1. Personal Loans: Fixed rates from 6.990% APR to 14.865% APR (with AutoPay). Variable rates from 6.255% APR to 12.555% APR (with AutoPay). SoFi rate ranges are current as of September 1, 2018 and are subject to change without notice. Not all rates and amounts available in all states. See Personal Loan eligibility details. Not all applicants qualify for the lowest rate. If approved for a loan, to qualify for the lowest rate, you must have a responsible financial history and meet other conditions. Your actual rate will be within the range of rates listed above and will depend on a variety of factors, including evaluation of your credit worthiness, years of professional experience, income and other factors. See APR examples and terms. Interest rates on variable rate loans are capped at 14.95%. Lowest variable rate of 6.255% APR assumes current index rate derived from the 1-month LIBOR of 2.08% plus 4.425% margin minus 0.25% AutoPay discount. For the SoFi variable rate loan, the 1-month LIBOR index will adjust monthly and the loan payment will be re-amortized and may change monthly. APRs for variable rate loans may increase after origination if the LIBOR index increases. The SoFi 0.25% AutoPay interest rate reduction requires you to agree to make monthly principal and interest payments by an automatic monthly deduction from a savings or checking account. The benefit will discontinue and be lost for periods in which you do not pay by automatic deduction from a savings or checking account.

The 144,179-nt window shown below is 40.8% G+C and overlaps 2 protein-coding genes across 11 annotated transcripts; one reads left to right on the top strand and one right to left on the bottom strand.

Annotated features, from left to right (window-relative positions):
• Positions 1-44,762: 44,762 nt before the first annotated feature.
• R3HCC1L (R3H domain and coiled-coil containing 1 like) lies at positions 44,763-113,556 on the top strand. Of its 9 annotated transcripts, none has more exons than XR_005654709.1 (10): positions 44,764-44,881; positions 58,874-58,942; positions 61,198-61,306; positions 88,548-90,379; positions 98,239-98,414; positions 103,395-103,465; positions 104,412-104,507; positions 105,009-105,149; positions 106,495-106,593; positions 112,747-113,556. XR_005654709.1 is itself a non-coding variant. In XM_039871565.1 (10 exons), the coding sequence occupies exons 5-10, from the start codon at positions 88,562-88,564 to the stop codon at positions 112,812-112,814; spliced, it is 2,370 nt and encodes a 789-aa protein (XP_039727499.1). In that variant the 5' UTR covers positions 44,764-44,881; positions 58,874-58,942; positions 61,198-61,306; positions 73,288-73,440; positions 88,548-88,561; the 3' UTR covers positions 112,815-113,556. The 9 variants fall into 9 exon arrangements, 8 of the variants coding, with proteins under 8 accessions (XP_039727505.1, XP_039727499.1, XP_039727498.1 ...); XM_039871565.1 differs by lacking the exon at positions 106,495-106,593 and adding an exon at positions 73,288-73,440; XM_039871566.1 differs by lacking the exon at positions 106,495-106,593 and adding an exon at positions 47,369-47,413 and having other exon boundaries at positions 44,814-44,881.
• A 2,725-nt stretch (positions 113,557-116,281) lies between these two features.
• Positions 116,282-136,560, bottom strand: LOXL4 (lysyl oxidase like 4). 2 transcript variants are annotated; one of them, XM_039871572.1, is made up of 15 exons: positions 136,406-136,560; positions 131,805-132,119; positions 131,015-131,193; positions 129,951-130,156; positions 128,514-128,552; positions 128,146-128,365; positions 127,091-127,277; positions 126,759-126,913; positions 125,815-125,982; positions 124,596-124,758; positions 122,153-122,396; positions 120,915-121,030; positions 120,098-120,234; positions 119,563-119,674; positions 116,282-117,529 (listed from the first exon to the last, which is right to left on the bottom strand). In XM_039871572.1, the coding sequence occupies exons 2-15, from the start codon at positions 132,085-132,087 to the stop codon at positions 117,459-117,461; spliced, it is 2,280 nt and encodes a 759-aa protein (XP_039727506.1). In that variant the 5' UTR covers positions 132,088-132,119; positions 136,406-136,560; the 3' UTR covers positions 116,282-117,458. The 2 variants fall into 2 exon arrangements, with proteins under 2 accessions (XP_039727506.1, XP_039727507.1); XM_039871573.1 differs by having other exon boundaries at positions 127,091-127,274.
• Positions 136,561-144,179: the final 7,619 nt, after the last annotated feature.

To check the rates and terms you qualify for, SoFi conducts a soft credit pull that will not affect your credit score. However, if you choose a product and continue your application, we will request your full credit report from one or more consumer reporting agencies, which is considered a hard credit pull.See Consumer Licenses.
  2. Minimum Credit Score: Not all applicants who meet SoFi’s minimum credit score requirements are approved for a personal loan. In addition to meeting SoFi’s minimum eligibility criteria, applicants must also meet other credit and underwriting requirements to qualify.
  3. SoFi Personal Loans are not available to residents of MS. Maximum interest rate on loans for residents of AK and WY is 9.99% APR, for residents of IL with loans over $40,000 is 8.99% APR, for residents of TX is 9.99% APR on terms greater than 5 years, for residents of CO, CT, HI, VA, SC is 11.99% APR, and for residents of ME is 12.24% APR. Personal loans not available to residents of MI who already have a student loan with SoFi. Personal Loans minimum loan amount is $5,000. Residents of AZ, MA, and NH have a minimum loan amount of $10,001. Residents of KY have a minimum loan amount of $15,001. Residents of PA have a minimum loan amount of $25,001. Variable rates not available to residents of AK, TX, VA, WY, or for residents of IL for loans greater than $40,000.